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I always really loved that LED dropdown panel lighting, and it is still as brilliant as ever, more so with the better switchgear...  There are now two forward overhead spotlights for MAP lighting and nice lighting fillers they are...


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The B787 is a long hauler, so you have to be seriously comfortable in here over the long hours in flight, and it is now perfect. As you know I am funny about light bleed into the cockpit, but the Magknight B787 is getting extremely good at finding the right settings for the right lighting situation, so there has been some significant improvements to the lighting here in v1.6.0, and all to the very good.


Cabin lighting is very good as well, but still not adjustable, but I have no doubt that option will come in future releases, but what we have is still nicely done...  oddly I found the Dreamliner cabin feeling a little small for a twin-aisle aircraft, more a A332 than a wide B777. The cabin is now blue throughout, and the horrible rainbow lighting effects has been dropped in First and Bus class, thank god.


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External lighting aspect is looking pretty nice as well, and very realistic from every angle.


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Flying the v1.6 Dreamliner

As noted this section has been revised...


The flying aspects of the Magknight B787-9 have always been a bit average, mostly because many of the basics are as noted still connected to Planemaker and not to a dedicated plugin, to a point this has caused most of my confusion in flying the aircraft as we shall see, and to note a very long list of complaints of when I did the last v1.4 Boeing 787-9 Aviator review...


But back in BNE with after pushback, I got seriously confused...


"Dynamically there are some serious basics wrong here...  a lot of time early in the flight after pushback was wasted trying to get the tiller to work...    you can set the tiller for a manual control, what the "settings" need to be though is for the "Use Roll for the NWS" to be ON to actually get nose wheel control, this should be default and not the other way around, reload the aircraft and it switches it back off again, annoying."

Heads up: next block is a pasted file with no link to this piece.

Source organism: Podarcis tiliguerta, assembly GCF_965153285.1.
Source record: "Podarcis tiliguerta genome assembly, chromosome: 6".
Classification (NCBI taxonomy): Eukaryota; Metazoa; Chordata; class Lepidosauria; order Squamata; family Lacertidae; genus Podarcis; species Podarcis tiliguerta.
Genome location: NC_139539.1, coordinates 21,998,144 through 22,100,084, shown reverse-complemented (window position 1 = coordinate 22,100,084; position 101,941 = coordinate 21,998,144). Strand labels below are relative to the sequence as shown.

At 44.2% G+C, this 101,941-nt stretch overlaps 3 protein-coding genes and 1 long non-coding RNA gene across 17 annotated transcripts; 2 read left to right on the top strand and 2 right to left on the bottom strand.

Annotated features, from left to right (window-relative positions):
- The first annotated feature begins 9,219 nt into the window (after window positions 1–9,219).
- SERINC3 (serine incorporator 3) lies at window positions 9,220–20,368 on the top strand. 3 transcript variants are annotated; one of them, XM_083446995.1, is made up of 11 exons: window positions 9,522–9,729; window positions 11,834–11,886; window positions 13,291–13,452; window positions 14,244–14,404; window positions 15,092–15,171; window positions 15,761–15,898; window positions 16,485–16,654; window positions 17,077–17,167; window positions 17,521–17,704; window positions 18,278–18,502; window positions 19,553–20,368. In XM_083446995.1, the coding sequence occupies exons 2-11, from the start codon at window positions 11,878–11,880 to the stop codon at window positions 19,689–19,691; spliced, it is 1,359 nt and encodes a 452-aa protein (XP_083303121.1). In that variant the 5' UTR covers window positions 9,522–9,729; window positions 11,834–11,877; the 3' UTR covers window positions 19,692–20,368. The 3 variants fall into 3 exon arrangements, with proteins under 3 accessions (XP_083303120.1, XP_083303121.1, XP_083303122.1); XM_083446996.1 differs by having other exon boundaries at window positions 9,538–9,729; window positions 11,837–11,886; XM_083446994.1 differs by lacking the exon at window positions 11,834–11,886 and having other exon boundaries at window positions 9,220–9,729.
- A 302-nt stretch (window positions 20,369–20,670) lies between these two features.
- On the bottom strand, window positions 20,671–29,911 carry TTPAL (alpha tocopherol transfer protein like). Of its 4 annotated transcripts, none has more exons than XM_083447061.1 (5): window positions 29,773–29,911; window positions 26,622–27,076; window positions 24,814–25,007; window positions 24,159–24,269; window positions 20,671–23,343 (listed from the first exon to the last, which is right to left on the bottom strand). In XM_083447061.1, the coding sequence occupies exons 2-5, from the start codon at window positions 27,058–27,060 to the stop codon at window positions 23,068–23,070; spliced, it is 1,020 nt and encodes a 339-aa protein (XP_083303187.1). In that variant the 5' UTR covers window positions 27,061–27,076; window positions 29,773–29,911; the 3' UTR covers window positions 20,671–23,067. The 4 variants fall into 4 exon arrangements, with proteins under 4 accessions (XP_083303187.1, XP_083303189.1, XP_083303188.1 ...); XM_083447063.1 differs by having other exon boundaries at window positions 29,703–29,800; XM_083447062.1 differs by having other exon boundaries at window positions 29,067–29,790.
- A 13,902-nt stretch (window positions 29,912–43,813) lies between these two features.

Those comments were noted in the last v1.6 review, and I have finally figured the odd system out...  and odd it is?   There are two settings for the nose wheel control with the joystick, the rudder is moving with yaw on the same movement of the front nosewheel, this is the standard setting for most X-Plane flying....


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Yaw is when you twist your Joystick left or right...   but both controls in rudder and nosewheel move at the same time, but the B787 is like the A320 in that the nosewheel in movement moves slightly slower than the rudder which is not good, realistic but not suited to a yaw action.


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.... but there is an option to use the "Roll" on the Nose Wheel Steering in the menu, first this disconnects the nosewheel from the rudder yaw, which means you can move the rudder without any movement of the nosewheel, and that is important!


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In the "Roll" option then the Nose wheel Steering is controlled via the "Roll' or bank movement of the Joystick...


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....  so now by tilting your joystick left or right the nosewheel will turn, but the rudder stays straight. It feels odd and certainly takes time in getting used to, but it does give you a far more tiller feel to your taxiing, but there is more important reasons to use this feature as we shall see. A note is that if you have rudder pedals, then there is another setting in "Use Tiller Axis" to switch to over those.


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One other important note is that aircraft's engines have to be running to move (or to power) the nosewheel, another blind alley I went up.


In earlier flights I found the aircraft really weird in takeoff and in the air, again I quote myself in the last review...


"Power up and the sounds do come in, but still very, very low, even from the cabin perspective. at v1 - 129kts and "whoa" the nose lifts...  5º of flap should not lift the nose at v1? so suddenly you are fighting the aircraft to keep the nose wheel on the ground (unsuccessfully), the aircraft is now twisting on you as well (note, the Dreamliner is a very automated aircraft, but this "I will fly the aircraft for you", is certainly not realistic?"  I go on when in the air...


"Climbing out the B787 is unstable? and worse I am running out of pitch to keep the nose down, the aircraft just wants to go vertical nose up...   I fixed this by adjusting the pitch trim (manually from the keyboard)...  a lot, in fact far too much adjustment was required to bring the nose down to an acceptable climb rate. I am fighting to keep this aircraft in the air... take a look at the FCTL of the elevators, and that elevator position is not normal...."


The clue is in the above comments, and it nagged at me for ages... and then I found it!